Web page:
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  • Dr. Mark Lee Levine, Professor

Depreciation Deduction for Passenger Automobiles Used For Business And Personal Travel

A recent announcement by the Internal Revenue Service impacts deductions for the

business auto.

Taxpayers are generally aware of the position that they can claim a depreciation (cost recovery) deduction for the use of an automobile in business. The deduction is generally spread over a 5 year period. This has been the rule for the last many years.

Many taxpayers are also aware that, because of two Internal Revenue Code (Code) Sections, viz., Code Section 168 and Section 179, many types of personal property used in the trade or business can, within limits, be expensed, i.e., deducted fully—in the year the property was purchased and placed in service in the business. (These rules, which are not the subject of this Tip, have many exceptions and qualifications to come within these quick deduction rules. For more on these issues, see Levine, Mark Lee and Segev, Libbi Levine, Real Estate Transactions, Tax Planning, Chapter 13, Thomson/West 2020.)

However, one of the key limits, restricting the deduction for one year, relative to a business automobile that is employed in business and personal use, is under Code Section 280F. That Section of the Code limits the ability to claim the full deduction in the year the property is placed in service, since such vehicle is used on a personal basis as well as a business basis.

This limit under Code Section 280F allows more than the normal depreciation, but it does not allow a full one-year write off for the vehicle. Each year, Code Section 280F is updated to allow for the current year deduction of this type of property. This change is the focus of this Tip.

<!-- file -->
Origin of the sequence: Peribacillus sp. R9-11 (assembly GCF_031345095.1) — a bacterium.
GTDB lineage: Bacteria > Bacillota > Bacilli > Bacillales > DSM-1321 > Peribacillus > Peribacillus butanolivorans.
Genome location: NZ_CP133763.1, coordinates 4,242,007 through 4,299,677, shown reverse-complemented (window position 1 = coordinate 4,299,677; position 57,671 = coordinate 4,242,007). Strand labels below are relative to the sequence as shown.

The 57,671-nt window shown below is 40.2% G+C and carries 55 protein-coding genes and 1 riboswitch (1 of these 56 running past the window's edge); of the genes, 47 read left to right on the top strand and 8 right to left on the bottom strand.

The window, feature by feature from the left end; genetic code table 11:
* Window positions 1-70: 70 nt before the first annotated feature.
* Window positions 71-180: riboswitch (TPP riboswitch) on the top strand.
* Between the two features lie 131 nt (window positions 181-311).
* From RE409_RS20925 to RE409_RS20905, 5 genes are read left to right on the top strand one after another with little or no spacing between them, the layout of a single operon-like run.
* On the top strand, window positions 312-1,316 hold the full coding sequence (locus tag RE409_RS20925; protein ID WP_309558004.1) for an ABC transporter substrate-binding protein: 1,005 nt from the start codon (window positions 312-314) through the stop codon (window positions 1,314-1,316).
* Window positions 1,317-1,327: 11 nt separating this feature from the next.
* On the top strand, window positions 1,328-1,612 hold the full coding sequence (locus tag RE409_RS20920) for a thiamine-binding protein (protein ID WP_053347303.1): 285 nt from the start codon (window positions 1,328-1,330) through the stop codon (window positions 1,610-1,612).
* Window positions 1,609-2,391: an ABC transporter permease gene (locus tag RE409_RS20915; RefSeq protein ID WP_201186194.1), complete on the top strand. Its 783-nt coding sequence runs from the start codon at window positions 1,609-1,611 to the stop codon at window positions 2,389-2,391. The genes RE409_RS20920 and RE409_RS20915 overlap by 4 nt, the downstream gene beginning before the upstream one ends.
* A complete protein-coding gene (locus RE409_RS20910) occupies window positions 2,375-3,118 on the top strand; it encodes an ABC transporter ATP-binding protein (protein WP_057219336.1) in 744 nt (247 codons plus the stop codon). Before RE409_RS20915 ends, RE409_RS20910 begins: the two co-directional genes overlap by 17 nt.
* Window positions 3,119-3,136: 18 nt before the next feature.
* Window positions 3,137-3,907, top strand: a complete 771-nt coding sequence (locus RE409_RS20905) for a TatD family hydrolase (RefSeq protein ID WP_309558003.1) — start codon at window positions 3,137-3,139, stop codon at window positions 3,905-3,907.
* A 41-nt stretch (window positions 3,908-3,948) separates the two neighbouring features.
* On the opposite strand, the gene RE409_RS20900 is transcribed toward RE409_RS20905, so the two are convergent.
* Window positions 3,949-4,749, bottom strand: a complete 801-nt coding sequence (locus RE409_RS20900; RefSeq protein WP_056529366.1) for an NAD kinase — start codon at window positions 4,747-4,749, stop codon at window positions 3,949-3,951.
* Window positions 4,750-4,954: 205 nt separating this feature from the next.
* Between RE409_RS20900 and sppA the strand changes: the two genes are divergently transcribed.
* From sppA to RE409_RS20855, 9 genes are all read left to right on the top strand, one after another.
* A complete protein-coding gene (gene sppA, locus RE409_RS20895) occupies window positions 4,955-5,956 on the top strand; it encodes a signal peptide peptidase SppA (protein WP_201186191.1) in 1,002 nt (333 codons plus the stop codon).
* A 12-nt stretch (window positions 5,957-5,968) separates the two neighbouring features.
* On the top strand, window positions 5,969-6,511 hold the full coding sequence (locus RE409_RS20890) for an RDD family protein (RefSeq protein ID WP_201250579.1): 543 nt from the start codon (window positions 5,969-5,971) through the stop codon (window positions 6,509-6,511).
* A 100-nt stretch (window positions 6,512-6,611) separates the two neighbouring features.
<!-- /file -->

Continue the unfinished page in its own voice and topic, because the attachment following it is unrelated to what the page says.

Under Revenue Procedure 2020-37, 2020-31 IRB, the Service has issued the following information for the depreciation that is allowed in 2020 for vehicles that qualify and are used in business for more than 50% of the use of the vehicle. That is, the vehicle is used for both business and personal use. However, the dominant use is for business. Assuming other basic requirements are met for the depreciation deduction, as referenced early in this Tip, the taxpayer can claim the following maximum amount of depreciation deduction for the vehicle in the 2020 tax year. This is according to the Procedure, Rev. Proc. 2020-37, mentioned above.

Amount of the limitation. Tables 1 and 2 contain the dollar amount of the depreciation limitation for each taxable year for passenger automobiles a taxpayer places in service during calendar year 2020. Use Table 1 for a passenger automobile to which the § 168(k) additional first year depreciation deduction applies that is acquired by the taxpayer after September 27, 2017, and placed in service by the taxpayer during calendar year 2020; and Table 2 for a passenger automobile for which no § 168(k) additional first year depreciation deduction applies. REV. PROC. 2020-37 TABLE 1 DEPRECIATION LIMITATIONS FOR PASSENGER AUTOMOBILES ACQUIRED AFTER SEPTEMBER 27, 2017, AND PLACED IN SERVICE DURING CALENDAR YEAR 2020, FOR WHICH THE § 168(k) ADDITIONAL FIRST YEAR DEPRECIATION DEDUCTION APPLIES Tax Year Amount 1st Tax Year $18,100 2nd Tax Year $16,100

3rd Tax Year $9,700

Each Succeeding Yr $5,760


REV. PROC. 2020-37 TABLE 2

DEPRECIATION LIMITATIONS FOR PASSENGER AUTOMOBILES PLACED IN SERVICE DURING CALENDAR YEAR 2020 FOR WHICH NO § 168(k) ADDITIONAL FIRST YEAR DEPRECIATION DEDUCTION APPLIES


Tax Year Amount

1st Tax Year $10,100

2nd Tax Year $16,100

3rd Tax Year $9,700

Each Succeeding Year $5,760

Thus, although limited under Code Section 280F, taxpayers can see the attractive depreciation deduction ceiling that is allowed for the business automobile in 2020.


By

Dr. Mark Lee Levine,

Professor, University of Denver

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